Objective. To study whether haemostasis function variables correlate with endothelial function and other vasomotion characteristics of the brachial artery in a randomly selected healthy population of 35-year-old men and women.
Design. Endothelial function was measured as flow mediated dilatation (FMD) of the brachial artery during reactive hyperaemia and the nonendothelial dependent dilatation after sublingual nitroglycerin (NTG) was administered. Haemostasis and fibrinolysis function were estimated by analysis of von Willebrand factor, plasminogen activator inhibitor-1, antiplasmin and fibrinogen.
Setting. A general medicine research centre and a university hospital.
Subjects. Randomly chosen men (n = 53) and women (n = 56).
Results. Univariate correlation analysis showed significant correlations between haemostasis factors, conventional risk factors for cardio- vascular disease and indices of vasomotion of the brachial artery. In multivariate analysis, with haemostasis variables and conventional risk factors included, antiplasmin was the strongest explanatory variable for FMD. When antiplasmin was removed from the analysis, the r-value dropped from 0.46 to 0.35. Antiplasmin also correlated with NTG-induced dilatation (positively) and brachial diameter at rest (negatively), albeit less consistently.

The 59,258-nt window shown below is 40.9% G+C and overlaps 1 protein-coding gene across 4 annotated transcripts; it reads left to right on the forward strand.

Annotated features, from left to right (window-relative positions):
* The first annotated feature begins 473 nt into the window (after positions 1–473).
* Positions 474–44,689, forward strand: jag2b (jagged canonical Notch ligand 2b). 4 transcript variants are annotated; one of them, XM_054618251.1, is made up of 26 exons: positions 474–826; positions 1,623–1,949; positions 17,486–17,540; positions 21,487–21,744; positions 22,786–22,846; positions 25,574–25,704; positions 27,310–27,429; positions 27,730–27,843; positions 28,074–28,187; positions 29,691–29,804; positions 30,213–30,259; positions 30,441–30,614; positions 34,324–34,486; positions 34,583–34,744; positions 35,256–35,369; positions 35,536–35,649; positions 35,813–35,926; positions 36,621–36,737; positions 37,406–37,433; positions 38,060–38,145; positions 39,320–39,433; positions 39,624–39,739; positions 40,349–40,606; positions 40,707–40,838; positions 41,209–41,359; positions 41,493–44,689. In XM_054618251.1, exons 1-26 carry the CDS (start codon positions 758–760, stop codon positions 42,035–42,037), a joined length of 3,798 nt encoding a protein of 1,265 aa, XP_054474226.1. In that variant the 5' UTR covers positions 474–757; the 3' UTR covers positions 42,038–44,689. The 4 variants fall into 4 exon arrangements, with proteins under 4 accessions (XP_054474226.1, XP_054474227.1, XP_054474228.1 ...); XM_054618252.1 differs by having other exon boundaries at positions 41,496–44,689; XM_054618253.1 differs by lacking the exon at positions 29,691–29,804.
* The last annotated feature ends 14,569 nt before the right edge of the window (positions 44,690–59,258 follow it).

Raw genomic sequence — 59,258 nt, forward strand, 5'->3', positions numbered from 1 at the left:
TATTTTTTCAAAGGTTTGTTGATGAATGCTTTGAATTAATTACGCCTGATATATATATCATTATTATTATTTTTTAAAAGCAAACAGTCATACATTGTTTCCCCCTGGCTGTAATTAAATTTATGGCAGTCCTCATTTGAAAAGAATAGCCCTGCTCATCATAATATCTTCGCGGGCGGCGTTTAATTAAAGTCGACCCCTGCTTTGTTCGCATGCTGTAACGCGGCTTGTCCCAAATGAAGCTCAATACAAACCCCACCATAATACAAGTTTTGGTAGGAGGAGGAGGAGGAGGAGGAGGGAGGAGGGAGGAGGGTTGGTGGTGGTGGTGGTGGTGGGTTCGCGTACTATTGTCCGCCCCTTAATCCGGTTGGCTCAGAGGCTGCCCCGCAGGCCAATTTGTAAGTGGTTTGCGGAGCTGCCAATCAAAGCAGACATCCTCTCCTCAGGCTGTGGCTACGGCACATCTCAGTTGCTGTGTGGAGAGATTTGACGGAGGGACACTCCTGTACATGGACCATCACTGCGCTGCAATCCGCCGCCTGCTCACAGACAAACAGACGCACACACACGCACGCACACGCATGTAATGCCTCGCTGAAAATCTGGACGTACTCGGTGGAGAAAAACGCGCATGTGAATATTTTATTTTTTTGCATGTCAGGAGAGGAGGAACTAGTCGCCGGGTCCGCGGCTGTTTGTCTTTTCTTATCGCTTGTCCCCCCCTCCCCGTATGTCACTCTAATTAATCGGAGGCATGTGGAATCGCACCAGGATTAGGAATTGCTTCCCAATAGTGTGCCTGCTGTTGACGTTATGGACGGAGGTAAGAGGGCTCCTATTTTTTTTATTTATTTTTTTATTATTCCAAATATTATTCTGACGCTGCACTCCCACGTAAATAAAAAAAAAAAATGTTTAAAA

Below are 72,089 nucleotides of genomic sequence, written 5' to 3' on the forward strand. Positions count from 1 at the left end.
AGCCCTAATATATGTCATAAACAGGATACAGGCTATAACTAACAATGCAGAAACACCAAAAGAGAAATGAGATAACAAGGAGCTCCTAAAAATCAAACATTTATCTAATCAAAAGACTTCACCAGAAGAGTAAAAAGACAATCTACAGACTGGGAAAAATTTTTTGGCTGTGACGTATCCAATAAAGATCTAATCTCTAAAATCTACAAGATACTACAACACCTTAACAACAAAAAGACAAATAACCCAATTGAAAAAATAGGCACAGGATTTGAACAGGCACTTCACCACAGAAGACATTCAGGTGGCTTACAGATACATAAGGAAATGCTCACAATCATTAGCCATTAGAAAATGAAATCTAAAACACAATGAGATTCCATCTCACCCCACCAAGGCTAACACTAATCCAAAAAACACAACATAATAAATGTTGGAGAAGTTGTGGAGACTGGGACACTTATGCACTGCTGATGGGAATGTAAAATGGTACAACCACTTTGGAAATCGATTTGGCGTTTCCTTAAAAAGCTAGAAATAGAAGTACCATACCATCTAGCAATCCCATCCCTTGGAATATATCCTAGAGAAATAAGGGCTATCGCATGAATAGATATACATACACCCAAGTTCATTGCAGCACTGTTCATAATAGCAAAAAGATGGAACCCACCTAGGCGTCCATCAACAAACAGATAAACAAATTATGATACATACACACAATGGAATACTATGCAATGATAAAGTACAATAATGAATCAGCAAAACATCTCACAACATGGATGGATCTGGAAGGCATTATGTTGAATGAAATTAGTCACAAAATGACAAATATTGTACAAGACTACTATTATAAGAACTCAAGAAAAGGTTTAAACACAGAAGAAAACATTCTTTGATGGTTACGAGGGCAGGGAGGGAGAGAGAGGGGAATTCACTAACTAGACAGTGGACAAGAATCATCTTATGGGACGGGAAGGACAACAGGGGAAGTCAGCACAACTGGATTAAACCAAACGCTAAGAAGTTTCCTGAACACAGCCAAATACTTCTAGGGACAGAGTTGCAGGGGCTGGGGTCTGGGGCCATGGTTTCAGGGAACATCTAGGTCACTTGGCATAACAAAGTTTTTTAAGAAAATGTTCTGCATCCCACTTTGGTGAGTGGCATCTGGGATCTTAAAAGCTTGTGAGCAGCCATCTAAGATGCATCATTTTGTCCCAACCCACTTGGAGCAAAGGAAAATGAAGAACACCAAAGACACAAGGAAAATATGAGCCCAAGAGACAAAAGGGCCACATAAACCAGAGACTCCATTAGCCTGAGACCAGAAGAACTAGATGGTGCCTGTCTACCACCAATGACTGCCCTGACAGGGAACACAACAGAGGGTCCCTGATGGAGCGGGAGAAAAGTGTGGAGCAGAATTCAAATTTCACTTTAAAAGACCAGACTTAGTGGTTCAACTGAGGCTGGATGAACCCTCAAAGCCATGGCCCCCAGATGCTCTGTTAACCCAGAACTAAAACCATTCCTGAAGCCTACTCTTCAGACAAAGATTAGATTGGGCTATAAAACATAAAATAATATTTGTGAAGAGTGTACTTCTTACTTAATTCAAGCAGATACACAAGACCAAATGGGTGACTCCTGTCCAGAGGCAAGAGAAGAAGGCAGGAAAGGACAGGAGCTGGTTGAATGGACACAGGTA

Conclusions. Antiplasmin correlates significantly and independently to FMD, reflecting endothelial function, and also to brachial artery diameter at rest and nitroglycerin-induced dilatation. In multivariate analysis these correlations of antiplasmin to arterial characteristics were stronger than for ‘conventional’ risk factors, such as smoking, blood pressure and serum cholesterol.